06 March 2024

"All pupils should encounter characters, situations and viewpoints that mirror their own lives, so they understand that they matter. Books, however, should also give them a window into the lives of others."


With World Book Day just around the corner on Thursday 7th March, we encourage you to think about how you can use this event to promote inclusion within your school whilst also engaging, enthusing and exciting children about reading. 

Literature is probably the most powerful medium through which children have a chance to inhabit the lives of those who are like them…. 

The Reading Framework July 2023

In “The Full Story”- a recent report for the NEU that explores how books can be used to promote disability inclusion - Mark Jennett explains that: 

Arguably, the group least well served by children’s literature are disabled people. Depictions of disability are still relatively rare. Where they do occur, they are often part of bullying narratives or feature people ‘overcoming’ their impairments to achieve great things, neither of which necessarily aid inclusion.”

The Full Story, NEU

For a long time, characters in children’s books with disabilities were either non-existent, or followed the medical model where disability was portrayed as a barrier that needed to be ‘suffered’ or ‘overcome.’ Sometimes, disability was used as a plot device to elicit a particular response from the reader: I remember feeling confused even as a child reading The Secret Garden, when the combination of his new friend, Mary Lennox, and some fresh air enabled Colin to rise from his wheelchair and recover from his long-term disability.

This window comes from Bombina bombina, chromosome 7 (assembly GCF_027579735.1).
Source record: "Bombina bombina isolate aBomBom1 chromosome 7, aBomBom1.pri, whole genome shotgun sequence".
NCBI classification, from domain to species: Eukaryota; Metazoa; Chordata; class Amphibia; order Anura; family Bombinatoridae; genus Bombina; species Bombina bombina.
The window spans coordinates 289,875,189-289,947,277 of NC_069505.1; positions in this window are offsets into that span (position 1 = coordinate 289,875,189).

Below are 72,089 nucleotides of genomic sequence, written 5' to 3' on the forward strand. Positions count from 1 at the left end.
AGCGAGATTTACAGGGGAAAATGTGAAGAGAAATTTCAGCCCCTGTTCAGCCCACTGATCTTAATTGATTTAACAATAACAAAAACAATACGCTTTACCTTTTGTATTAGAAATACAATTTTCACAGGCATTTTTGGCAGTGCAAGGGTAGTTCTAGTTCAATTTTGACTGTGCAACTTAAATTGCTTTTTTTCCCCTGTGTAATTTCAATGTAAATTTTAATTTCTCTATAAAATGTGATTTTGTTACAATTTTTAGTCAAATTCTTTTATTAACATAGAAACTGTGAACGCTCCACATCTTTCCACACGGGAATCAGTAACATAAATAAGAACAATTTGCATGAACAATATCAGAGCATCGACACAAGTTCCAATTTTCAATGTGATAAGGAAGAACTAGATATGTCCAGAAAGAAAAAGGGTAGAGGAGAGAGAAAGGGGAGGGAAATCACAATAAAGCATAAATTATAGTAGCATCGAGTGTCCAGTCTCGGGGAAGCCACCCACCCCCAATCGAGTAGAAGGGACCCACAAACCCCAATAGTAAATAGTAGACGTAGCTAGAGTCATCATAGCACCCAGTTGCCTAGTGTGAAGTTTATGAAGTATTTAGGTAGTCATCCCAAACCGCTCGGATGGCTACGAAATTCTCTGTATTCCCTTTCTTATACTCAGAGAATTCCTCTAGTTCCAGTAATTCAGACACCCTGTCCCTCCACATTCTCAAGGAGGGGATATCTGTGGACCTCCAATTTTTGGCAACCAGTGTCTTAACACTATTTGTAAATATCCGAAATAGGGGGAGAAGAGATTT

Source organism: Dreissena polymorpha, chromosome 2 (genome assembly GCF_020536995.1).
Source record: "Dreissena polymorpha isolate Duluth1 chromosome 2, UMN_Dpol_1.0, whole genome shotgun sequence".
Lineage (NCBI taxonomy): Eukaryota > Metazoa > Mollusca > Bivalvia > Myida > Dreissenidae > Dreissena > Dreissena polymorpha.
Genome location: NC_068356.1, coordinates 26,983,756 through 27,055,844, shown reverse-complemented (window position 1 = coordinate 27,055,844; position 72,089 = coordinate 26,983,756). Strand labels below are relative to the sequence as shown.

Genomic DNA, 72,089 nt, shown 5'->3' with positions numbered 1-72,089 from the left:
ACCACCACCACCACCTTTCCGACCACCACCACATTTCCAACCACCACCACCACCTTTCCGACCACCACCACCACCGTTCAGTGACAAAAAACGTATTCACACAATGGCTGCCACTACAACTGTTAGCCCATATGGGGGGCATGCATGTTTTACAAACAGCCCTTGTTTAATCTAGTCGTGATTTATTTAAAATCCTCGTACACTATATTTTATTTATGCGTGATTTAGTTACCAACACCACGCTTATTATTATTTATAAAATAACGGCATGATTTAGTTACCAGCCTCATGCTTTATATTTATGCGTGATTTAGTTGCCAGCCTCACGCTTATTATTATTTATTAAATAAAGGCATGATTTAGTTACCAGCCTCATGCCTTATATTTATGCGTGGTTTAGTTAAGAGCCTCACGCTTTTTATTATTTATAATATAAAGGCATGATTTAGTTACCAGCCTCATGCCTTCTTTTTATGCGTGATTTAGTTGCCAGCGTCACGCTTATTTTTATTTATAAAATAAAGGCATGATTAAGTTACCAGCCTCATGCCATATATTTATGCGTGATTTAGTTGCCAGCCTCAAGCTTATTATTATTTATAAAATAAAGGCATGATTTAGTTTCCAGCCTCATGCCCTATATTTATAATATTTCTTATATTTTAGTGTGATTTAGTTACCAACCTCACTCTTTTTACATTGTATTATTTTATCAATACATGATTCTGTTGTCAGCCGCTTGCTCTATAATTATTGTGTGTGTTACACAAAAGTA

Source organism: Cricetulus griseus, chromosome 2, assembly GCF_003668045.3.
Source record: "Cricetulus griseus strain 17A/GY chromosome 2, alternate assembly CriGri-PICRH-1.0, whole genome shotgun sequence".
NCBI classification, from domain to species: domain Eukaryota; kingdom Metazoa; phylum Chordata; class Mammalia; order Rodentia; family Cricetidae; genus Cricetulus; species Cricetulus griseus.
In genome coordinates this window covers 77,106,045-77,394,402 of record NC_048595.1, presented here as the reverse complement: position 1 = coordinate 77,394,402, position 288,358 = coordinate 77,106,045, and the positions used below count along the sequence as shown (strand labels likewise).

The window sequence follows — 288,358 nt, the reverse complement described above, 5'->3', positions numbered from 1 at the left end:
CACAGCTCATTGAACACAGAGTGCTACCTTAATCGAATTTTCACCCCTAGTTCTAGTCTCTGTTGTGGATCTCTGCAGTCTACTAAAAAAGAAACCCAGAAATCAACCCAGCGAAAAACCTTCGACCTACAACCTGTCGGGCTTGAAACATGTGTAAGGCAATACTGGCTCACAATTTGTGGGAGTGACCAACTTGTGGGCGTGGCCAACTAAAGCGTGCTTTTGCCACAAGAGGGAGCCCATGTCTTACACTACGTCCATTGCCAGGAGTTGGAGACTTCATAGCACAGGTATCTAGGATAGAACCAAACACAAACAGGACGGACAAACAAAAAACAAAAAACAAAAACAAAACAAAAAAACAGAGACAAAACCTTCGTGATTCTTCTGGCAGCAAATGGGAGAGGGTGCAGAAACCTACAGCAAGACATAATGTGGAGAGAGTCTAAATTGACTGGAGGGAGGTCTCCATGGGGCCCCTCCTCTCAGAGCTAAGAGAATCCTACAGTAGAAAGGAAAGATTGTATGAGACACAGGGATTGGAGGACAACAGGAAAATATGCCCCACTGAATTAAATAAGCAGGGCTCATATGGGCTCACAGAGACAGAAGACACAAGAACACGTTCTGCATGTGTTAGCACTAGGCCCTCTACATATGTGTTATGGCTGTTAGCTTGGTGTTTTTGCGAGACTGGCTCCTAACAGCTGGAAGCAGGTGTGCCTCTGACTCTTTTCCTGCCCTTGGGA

Stories began to include characters with disabilities, but often their disability was a ‘necessary’ part of the plot – think “The Curious Incident of the Dog in the Night-Time.”  But it can be confusing for children to read about disability as a ‘superpower’: that doesn’t always feel particularly real either.

In many great stories you recognise the characters because they remind you of yourself, your siblings or someone in your class. Inspiring books can help us to explore the big questions of how we belong, what our value is and how we can contribute to our world. 

In the best titles, disabled characters are shown to enjoy many of the same things and to have much in common with the rest of us. They are neither victims nor heroes – just ordinary people getting on with the business of living.

The Full Story, NEU

More recently, there are some good examples where this story telling balance takes place– where disability is visible but incidental. My 11-year-old son believes that the Percy Jackson series by Rick Riordan achieves this.

A group of neurodivergent young people - interviewed as part of Edinburgh University’s “Neurodiversity & Narrative Fiction Project” - described how “representation should be complex, realistic, and positive.” They believed that if they had been able to read books featuring neurodivergent characters when they were younger, this could have helped them gain a better understanding of themselves and feel less isolated:

"I would have known that this was a normal thing to have. And that there were lots of other people like me, it would have helped a lot." Neurodiversity & Narrative Fiction Project

But this is only half of the picture.  The Reading Framework continues: 

Children also need to learn about the lives of those whose experiences and perspectives differ from their own. Choosing stories and non-fiction that explore such differences begins to break down a sense of otherness that often leads to division and prejudice.